Northwest Ohio residents continue to file for bankruptcy at a record pace, new statistics show.
In July, the Toledo office of U.S. Bankruptcy Court received 913 petitions, or 5 per cent more than in the same month a year ago.
"The upward volume filing trend is continuing," said David Fickel, clerk in charge of the office.
With 6,430 petitions received in the first seven months of the year, 2004 is on track to surpass last year's 10,381 filings. Through July 31, filings rose 7 percent over last year's 6,019.
Nearly all of the filings are from individuals - most of them seeking to escape credit card debt, medical bills, and other expenses. Often, according to lawyers, bankruptcies are triggered by events such as a divorce, loss of job, or pay cut caused by reduced overtime.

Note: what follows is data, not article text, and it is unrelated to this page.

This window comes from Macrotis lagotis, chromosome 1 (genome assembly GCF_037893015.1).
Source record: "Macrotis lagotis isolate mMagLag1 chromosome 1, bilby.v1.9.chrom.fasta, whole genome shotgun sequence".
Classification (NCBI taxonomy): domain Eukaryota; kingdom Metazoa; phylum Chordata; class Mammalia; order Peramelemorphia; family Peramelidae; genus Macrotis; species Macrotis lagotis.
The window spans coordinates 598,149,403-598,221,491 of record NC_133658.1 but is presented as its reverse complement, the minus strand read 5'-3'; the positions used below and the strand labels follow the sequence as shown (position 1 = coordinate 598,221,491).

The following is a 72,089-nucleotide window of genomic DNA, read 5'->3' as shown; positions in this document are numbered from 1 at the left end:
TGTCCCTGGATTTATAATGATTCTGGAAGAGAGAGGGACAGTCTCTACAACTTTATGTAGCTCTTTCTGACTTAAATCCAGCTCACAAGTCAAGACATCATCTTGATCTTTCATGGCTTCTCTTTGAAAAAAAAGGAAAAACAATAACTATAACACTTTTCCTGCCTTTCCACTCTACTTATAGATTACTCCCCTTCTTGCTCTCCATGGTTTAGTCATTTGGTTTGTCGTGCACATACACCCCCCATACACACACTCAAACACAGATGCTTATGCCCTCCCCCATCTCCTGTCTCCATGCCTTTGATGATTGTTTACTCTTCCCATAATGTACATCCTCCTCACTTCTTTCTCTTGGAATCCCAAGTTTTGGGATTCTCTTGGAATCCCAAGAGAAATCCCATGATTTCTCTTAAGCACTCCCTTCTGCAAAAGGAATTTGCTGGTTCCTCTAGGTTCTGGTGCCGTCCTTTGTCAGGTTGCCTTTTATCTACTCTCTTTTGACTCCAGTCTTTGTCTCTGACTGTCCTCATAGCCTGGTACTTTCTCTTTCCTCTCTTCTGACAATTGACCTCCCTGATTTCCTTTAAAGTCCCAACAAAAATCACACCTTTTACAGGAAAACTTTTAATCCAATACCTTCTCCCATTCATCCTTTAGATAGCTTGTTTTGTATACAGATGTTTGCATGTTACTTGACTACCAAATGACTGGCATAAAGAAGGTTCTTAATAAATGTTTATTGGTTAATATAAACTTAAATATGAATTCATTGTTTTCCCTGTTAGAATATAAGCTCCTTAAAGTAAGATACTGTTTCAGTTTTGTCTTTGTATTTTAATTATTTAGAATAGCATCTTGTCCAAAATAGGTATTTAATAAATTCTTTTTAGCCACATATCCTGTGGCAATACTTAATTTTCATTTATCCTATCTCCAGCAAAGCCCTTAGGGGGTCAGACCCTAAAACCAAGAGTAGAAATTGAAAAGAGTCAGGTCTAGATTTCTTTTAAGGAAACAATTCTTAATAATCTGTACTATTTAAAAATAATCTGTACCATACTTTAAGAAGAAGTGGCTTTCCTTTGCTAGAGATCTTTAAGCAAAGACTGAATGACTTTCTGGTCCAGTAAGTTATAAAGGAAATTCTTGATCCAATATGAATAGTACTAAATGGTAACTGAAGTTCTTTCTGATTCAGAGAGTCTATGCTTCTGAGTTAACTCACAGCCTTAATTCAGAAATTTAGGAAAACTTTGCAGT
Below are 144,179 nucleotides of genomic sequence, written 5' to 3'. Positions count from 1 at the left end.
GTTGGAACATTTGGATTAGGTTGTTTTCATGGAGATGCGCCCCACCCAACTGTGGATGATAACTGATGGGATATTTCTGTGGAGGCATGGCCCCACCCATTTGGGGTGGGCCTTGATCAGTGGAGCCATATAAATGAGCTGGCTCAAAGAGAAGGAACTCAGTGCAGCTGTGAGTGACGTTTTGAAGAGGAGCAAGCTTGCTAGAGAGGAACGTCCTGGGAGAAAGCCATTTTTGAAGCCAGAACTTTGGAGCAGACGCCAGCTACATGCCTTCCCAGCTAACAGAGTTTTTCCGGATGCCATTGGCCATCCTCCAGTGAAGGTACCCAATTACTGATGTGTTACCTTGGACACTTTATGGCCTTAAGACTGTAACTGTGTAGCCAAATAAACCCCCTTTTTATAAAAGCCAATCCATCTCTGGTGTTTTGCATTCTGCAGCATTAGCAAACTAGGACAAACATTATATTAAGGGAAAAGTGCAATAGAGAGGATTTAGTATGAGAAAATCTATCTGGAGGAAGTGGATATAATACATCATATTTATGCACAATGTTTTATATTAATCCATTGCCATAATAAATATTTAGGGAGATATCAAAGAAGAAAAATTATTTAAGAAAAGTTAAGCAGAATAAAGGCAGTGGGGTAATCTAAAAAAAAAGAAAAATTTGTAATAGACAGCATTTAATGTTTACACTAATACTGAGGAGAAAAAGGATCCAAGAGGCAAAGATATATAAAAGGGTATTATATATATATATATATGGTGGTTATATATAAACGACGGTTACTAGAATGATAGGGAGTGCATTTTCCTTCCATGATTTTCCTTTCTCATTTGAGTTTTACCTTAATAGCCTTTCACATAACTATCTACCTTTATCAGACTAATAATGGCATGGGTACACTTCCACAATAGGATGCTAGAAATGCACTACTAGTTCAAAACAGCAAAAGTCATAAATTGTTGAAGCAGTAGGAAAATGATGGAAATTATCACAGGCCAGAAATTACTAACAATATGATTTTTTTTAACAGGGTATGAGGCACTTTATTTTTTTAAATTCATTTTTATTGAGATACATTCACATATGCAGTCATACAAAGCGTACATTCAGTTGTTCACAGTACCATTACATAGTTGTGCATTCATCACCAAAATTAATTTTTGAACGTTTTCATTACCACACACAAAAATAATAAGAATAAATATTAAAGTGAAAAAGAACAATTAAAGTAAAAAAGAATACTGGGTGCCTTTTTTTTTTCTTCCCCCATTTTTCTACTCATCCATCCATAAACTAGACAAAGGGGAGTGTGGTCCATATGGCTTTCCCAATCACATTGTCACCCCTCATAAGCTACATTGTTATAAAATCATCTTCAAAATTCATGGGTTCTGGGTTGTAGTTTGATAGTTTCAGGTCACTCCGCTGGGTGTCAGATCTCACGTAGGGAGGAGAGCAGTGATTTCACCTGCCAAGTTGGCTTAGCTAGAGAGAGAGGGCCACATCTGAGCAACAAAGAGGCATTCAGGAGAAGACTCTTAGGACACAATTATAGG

Chapter 7, as part of which filers are able to shed nearly all debt except for loans secured by major property such as cars, houses, and boats, continues to be the most popular type of filing.
There were 5,798 Chapter 7 petitions in Toledo through July 31 compared with 5,501 at the same time in 2003.
Growing in popularity, however, are Chapter 13 petitions, as part of which individuals negotiate with creditors to repay all or a portion of delinquent bills.
The number of such petitions increased 22 percent in the first seven months of the year to 621 from 508 in 2003, according to Mr. Fickel.
Chapter 11, which is used by businesses to reorganize debts, are rare in northwest Ohio, with just 11 filings through July 31 or four more than during the same period in 2003.
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